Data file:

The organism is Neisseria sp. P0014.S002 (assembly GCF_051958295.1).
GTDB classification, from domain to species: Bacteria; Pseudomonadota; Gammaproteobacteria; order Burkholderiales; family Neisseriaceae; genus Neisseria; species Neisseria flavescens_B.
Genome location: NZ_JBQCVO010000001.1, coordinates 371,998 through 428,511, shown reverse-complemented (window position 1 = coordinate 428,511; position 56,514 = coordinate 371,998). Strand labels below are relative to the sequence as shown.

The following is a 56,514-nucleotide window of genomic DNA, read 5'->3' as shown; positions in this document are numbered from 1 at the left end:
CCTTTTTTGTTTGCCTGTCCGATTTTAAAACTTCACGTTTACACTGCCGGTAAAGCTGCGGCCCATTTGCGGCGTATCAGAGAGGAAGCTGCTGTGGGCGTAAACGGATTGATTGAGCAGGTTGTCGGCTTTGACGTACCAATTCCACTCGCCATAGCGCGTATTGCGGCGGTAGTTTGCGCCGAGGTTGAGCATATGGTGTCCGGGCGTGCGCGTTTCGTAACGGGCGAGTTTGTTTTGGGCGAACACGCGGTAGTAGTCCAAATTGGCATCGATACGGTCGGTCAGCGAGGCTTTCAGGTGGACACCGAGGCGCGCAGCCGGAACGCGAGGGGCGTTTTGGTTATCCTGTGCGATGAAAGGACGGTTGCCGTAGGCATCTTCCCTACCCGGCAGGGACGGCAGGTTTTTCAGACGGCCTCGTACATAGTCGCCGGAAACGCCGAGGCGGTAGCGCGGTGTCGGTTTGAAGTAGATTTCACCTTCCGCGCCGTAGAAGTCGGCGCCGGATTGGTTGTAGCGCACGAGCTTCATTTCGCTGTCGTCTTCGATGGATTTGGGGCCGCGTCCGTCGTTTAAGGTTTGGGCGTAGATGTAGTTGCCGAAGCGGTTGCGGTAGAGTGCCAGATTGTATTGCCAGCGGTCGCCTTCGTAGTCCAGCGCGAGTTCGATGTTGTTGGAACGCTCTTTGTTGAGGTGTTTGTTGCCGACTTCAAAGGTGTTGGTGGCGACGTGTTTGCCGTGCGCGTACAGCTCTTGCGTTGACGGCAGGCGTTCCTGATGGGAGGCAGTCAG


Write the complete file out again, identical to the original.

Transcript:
The organism is Neisseria sp. P0014.S002 (assembly GCF_051958295.1).
GTDB classification, from domain to species: Bacteria; Pseudomonadota; Gammaproteobacteria; order Burkholderiales; family Neisseriaceae; genus Neisseria; species Neisseria flavescens_B.
Genome location: NZ_JBQCVO010000001.1, coordinates 371,998 through 428,511, shown reverse-complemented (window position 1 = coordinate 428,511; position 56,514 = coordinate 371,998). Strand labels below are relative to the sequence as shown.

The following is a 56,514-nucleotide window of genomic DNA, read 5'->3' as shown; positions in this document are numbered from 1 at the left end:
CCTTTTTTGTTTGCCTGTCCGATTTTAAAACTTCACGTTTACACTGCCGGTAAAGCTGCGGCCCATTTGCGGCGTATCAGAGAGGAAGCTGCTGTGGGCGTAAACGGATTGATTGAGCAGGTTGTCGGCTTTGACGTACCAATTCCACTCGCCATAGCGCGTATTGCGGCGGTAGTTTGCGCCGAGGTTGAGCATATGGTGTCCGGGCGTGCGCGTTTCGTAACGGGCGAGTTTGTTTTGGGCGAACACGCGGTAGTAGTCCAAATTGGCATCGATACGGTCGGTCAGCGAGGCTTTCAGGTGGACACCGAGGCGCGCAGCCGGAACGCGAGGGGCGTTTTGGTTATCCTGTGCGATGAAAGGACGGTTGCCGTAGGCATCTTCCCTACCCGGCAGGGACGGCAGGTTTTTCAGACGGCCTCGTACATAGTCGCCGGAAACGCCGAGGCGGTAGCGCGGTGTCGGTTTGAAGTAGATTTCACCTTCCGCGCCGTAGAAGTCGGCGCCGGATTGGTTGTAGCGCACGAGCTTCATTTCGCTGTCGTCTTCGATGGATTTGGGGCCGCGTCCGTCGTTTAAGGTTTGGGCGTAGATGTAGTTGCCGAAGCGGTTGCGGTAGAGTGCCAGATTGTATTGCCAGCGGTCGCCTTCGTAGTCCAGCGCGAGTTCGATGTTGTTGGAACGCTCTTTGTTGAGGTGTTTGTTGCCGACTTCAAAGGTGTTGGTGGCGACGTGTTTGCCGTGCGCGTACAGCTCTTGCGTTGACGGCAGGCGTTCCTGATGGGAGGCAGTCAG